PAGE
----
Remember- All Movies Start with the Written Word – All of Them
By Scott Lorenz
Westwind Book Marketing
Movies, like books, sometimes have humble beginnings.
Remember the movie The Elephant Man? It was a true story about a nineteenth-century sideshow freak who was saved by a doctor portrayed in the movie by Anthony Hopkins.
THE ELEPHANT MAN, portrayed by the late John Hurt, continues to be a gold standard for artful cinematic creativity today. The movie is from Academy Award-winning film producer Jonathan Sanger.
How did this movie come about? Was it an agent’s pitch? No.
Was it an award winning script? No.
Did experienced screenwriters create this masterpiece? No.
Was it adopted from a book? No.
I recently met up with Jonathan Sanger in Hollywood when my firm Westwind Book Marketing arranged a book signing and special big screen showing of The Elephant Man at the Egyptian Theatre. Mr. Sanger introduced the movie to several hundred people where he retold the incredible story of how this movie came about.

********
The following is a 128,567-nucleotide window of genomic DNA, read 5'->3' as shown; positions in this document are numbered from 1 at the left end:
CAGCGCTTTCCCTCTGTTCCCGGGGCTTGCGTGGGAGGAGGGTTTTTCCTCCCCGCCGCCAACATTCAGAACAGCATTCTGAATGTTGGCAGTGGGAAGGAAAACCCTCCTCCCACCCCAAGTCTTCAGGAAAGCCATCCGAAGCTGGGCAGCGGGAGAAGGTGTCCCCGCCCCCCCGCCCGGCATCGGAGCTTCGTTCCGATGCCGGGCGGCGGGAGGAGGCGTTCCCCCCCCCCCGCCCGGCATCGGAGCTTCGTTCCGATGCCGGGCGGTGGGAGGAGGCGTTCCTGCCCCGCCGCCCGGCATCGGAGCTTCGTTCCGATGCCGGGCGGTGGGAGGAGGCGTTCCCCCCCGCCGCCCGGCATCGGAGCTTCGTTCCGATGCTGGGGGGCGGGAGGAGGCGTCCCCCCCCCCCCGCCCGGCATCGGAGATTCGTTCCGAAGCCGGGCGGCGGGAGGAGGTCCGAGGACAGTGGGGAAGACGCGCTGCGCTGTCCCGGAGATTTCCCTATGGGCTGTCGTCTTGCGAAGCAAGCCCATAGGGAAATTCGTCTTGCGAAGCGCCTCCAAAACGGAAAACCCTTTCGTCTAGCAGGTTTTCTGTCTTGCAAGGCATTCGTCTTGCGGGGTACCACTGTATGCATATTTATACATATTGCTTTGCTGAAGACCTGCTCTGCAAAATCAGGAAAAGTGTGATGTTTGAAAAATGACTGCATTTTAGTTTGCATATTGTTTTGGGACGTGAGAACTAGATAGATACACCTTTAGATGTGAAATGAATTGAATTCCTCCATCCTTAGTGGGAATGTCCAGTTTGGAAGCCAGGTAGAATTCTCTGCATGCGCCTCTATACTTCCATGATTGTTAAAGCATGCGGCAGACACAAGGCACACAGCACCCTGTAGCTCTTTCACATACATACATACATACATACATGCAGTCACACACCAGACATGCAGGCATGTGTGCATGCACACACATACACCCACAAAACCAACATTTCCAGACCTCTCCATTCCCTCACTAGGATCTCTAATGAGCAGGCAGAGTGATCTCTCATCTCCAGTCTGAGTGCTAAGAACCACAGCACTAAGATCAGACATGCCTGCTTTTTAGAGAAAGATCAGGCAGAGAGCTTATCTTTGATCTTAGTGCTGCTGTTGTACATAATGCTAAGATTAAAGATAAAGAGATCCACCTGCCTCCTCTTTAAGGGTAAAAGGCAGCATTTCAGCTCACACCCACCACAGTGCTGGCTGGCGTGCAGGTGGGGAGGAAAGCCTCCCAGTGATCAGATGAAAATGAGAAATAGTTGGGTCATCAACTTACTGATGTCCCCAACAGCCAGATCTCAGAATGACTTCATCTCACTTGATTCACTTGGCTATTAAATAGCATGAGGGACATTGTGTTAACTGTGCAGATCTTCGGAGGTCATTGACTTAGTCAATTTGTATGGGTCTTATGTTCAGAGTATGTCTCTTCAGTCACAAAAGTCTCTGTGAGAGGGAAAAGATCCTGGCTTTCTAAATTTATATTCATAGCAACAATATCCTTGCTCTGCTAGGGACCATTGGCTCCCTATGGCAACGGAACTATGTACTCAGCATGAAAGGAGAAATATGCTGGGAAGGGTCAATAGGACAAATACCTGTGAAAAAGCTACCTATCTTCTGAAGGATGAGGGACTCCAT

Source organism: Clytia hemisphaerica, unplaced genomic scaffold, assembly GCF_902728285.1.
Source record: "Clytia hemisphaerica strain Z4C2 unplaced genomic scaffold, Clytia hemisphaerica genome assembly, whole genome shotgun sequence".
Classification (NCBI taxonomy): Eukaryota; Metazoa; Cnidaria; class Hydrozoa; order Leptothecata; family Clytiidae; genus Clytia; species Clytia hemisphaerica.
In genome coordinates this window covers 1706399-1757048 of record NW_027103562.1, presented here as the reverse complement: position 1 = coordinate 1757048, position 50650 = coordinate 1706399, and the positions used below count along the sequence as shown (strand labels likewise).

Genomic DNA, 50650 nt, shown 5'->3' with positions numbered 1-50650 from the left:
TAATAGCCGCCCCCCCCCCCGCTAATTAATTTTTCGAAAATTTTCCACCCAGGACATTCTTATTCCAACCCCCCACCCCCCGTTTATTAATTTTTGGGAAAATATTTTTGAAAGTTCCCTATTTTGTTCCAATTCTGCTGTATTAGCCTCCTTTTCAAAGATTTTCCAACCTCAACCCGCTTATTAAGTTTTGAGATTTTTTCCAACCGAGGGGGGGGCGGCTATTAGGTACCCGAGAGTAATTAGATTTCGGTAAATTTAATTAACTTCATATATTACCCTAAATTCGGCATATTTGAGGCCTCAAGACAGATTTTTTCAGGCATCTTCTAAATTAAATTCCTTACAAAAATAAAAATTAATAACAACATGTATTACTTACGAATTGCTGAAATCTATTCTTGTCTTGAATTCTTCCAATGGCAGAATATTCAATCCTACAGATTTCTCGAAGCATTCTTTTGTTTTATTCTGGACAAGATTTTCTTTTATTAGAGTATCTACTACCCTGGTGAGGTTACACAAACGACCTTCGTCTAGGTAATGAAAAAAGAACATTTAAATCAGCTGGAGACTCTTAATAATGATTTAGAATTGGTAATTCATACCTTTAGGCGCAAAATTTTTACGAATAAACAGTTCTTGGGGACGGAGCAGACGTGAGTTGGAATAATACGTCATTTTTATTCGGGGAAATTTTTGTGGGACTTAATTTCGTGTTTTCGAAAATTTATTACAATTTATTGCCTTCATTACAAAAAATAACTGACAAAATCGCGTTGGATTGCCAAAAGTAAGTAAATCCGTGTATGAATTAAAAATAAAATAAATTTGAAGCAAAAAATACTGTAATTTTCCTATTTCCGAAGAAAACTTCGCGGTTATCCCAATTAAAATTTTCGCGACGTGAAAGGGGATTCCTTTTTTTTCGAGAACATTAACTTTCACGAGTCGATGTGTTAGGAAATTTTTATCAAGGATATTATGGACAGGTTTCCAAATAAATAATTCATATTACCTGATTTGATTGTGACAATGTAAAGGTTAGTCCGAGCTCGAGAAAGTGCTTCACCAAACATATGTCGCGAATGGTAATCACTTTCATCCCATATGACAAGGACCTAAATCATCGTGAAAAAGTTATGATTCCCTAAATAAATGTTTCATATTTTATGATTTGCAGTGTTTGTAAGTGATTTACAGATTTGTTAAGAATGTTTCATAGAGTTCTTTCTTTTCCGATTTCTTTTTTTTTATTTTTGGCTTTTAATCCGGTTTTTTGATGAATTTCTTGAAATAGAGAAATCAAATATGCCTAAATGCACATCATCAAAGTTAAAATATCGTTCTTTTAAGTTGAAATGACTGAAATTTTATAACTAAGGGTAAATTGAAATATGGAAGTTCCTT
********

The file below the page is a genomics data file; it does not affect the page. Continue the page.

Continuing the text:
Where did the script come from?
His babysitter handed it to him to read! That’s right, his babysitter. Sanger took the script and said he’d read it and promptly set it aside… for about a year. Then one day he came back from a trip opened his desk drawer and there it was… staring at him like an obligation.
What did he do? He read it – and he loved it!
His book “Making the Elephant Man: A Producer’s Memoir” gives us an insider’s look at the creation of one of the first ever indie films and a box-office smash, as well as a peek into the early careers of movie greats David Lynch, Mel Brooks and Anthony Hopkins.
MAKING THE ELEPHANT MAN – A PRODUCER’S MEMOIR, in Paperback and Kindle is available on Amazon or on the author’s website www.JonathanSangerProductions.com View the book trailer here: http://bit.ly/MakingTheElephantManTrailer